> science didn't begin raising it's pointed little head until science started
> bringing back information that religion didn't like. IOW, Science did *not*
> arise 'in order to' (you: "as a way of") challenge religious authority.
> Science was the promising child of that very authority, who came home with
> unexpected and unwanted uglinesses in hand.
guides stretching to the horizon.
>Points are no more primitive than lines or planes, all just lumps
> I see need to harmonize lumps-geometry with point/line/plane/volume
> geometry, and the only way I see to do that is to equate a lump with a
> point, and go from there. Otherwise, giving points 'volume' and lines and
> planes 'thickness' seems to me to be little more than (as noted)
> weak-mindedness or a desire to avoid having to think things one can't find
> in local personal provincial reality. (Lump user = pragmatist :: Point user
> = idealist.)
> (My upon-Menger lumps-making aspersion-casting isn't 'cavalier,' it's
> purposive and well supported.
of a different shape, made of res extensa (philosophers' clay).
Your dismissal of Menger's proposal as "weak-mindedness" looks
like evidence of your own. You've chosen a different fork in
the road and have bet the store on your pionts or whatever.
Of course everyone else is just a stupid ass at this point.
Twas ever thus, when one goes down a rabbit hole, in search of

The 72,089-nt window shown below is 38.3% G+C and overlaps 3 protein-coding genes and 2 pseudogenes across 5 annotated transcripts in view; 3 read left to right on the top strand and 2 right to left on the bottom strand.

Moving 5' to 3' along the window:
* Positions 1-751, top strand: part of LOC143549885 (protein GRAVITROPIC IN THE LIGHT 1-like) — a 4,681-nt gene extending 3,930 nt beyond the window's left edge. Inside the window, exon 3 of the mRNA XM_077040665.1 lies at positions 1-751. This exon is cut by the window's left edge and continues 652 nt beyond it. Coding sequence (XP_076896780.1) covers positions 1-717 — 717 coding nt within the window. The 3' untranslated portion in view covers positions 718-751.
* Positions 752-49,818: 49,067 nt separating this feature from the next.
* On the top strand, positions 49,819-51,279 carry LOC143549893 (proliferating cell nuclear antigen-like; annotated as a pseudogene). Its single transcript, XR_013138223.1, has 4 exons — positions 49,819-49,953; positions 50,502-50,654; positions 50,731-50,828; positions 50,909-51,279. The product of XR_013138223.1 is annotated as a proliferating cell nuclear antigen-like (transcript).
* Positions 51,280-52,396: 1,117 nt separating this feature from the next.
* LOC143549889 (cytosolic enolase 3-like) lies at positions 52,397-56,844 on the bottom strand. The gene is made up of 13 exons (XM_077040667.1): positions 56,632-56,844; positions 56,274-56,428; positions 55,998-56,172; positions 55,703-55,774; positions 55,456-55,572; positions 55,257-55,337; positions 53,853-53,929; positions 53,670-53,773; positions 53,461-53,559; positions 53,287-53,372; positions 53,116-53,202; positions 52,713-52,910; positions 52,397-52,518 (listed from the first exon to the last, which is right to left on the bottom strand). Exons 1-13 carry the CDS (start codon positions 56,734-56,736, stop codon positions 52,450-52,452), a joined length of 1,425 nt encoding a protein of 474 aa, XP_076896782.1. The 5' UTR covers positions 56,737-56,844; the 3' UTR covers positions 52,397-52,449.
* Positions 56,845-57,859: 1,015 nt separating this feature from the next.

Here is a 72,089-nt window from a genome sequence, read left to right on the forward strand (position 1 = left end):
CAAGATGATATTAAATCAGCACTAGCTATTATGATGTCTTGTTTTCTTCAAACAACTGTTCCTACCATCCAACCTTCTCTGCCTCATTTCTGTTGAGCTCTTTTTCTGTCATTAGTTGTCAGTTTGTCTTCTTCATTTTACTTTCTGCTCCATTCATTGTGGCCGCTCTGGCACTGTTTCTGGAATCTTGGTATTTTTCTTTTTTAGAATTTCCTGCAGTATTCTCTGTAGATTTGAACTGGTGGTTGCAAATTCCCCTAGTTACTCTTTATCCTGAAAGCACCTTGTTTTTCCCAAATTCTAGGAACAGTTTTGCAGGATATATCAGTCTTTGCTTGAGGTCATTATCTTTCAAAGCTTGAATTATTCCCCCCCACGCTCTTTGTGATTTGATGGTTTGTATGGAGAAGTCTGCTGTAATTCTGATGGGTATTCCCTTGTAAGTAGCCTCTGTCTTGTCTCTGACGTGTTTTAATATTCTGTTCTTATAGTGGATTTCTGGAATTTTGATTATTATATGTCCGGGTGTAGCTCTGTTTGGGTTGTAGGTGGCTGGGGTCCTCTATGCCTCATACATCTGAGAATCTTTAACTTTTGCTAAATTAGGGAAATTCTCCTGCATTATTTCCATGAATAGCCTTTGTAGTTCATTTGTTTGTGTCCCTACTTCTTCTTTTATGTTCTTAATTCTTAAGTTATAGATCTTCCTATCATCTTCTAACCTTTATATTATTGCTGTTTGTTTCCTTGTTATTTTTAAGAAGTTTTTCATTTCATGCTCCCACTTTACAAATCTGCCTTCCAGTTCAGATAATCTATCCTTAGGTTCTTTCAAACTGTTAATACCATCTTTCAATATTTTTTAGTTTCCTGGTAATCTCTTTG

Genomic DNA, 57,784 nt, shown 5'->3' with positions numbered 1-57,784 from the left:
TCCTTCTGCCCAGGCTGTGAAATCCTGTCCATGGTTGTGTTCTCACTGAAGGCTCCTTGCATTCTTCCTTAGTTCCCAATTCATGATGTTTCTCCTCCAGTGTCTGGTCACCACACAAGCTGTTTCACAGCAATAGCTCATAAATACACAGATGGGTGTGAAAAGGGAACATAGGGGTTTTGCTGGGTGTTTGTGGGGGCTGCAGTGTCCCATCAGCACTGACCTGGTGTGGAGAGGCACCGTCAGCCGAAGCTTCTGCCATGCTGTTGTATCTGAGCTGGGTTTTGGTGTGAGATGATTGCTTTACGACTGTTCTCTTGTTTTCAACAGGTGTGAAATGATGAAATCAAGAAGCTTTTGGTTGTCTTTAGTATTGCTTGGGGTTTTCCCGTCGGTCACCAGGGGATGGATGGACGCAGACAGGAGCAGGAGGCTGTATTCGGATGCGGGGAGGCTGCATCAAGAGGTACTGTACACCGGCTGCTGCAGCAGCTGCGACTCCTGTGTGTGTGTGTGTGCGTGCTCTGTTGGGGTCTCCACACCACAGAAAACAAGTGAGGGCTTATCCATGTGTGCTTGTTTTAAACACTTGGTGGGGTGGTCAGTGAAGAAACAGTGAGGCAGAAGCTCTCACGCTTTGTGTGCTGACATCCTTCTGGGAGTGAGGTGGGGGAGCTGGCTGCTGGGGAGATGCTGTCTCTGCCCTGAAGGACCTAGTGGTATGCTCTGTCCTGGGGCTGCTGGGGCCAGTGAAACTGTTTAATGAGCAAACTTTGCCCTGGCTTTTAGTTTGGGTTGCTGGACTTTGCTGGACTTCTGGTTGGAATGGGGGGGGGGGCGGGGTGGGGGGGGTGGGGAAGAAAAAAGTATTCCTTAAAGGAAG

salvation, fame and glory or whatever the hell.
> > However I'm encouraged you'd consider it a "geometry for the masses".I understood the insult, but coming from you it was harmless.
> (Ignoring the fact that mine was an insult aimed at the middle of the Bell
> curve? "The masses" aren't equipped to deal with idealizations, and you've
> pointed out over and over that people in general don't deal well with things
> they can't directly experience *therefore* don't bother kids with them....
> I meant (obviously): if you ain't got the brains to handle ideals, then
> here!, take these lumps instead.)
>I would prefer to think of "sciences" and "religions" both in
> Don't get me too far wrong: I believe science and religion are perfectly
> harmonious in principle. The conflict arises from *existing* and *formal*
> and *established* religions' perceived disharmonies with science, from
> Creationists and Evangelicals and other dogmatics --including antitheistic
> scientists-- arguing out of extremely limited understanding (you know: those
> in the middle and shallow low part of the Bell Curve...(*g*)) and out of
> unbendable provincial 'True Believer"-ism.
the plural and then come across specimens it was hard if not
impossible to sort into one or the other. Is this a science?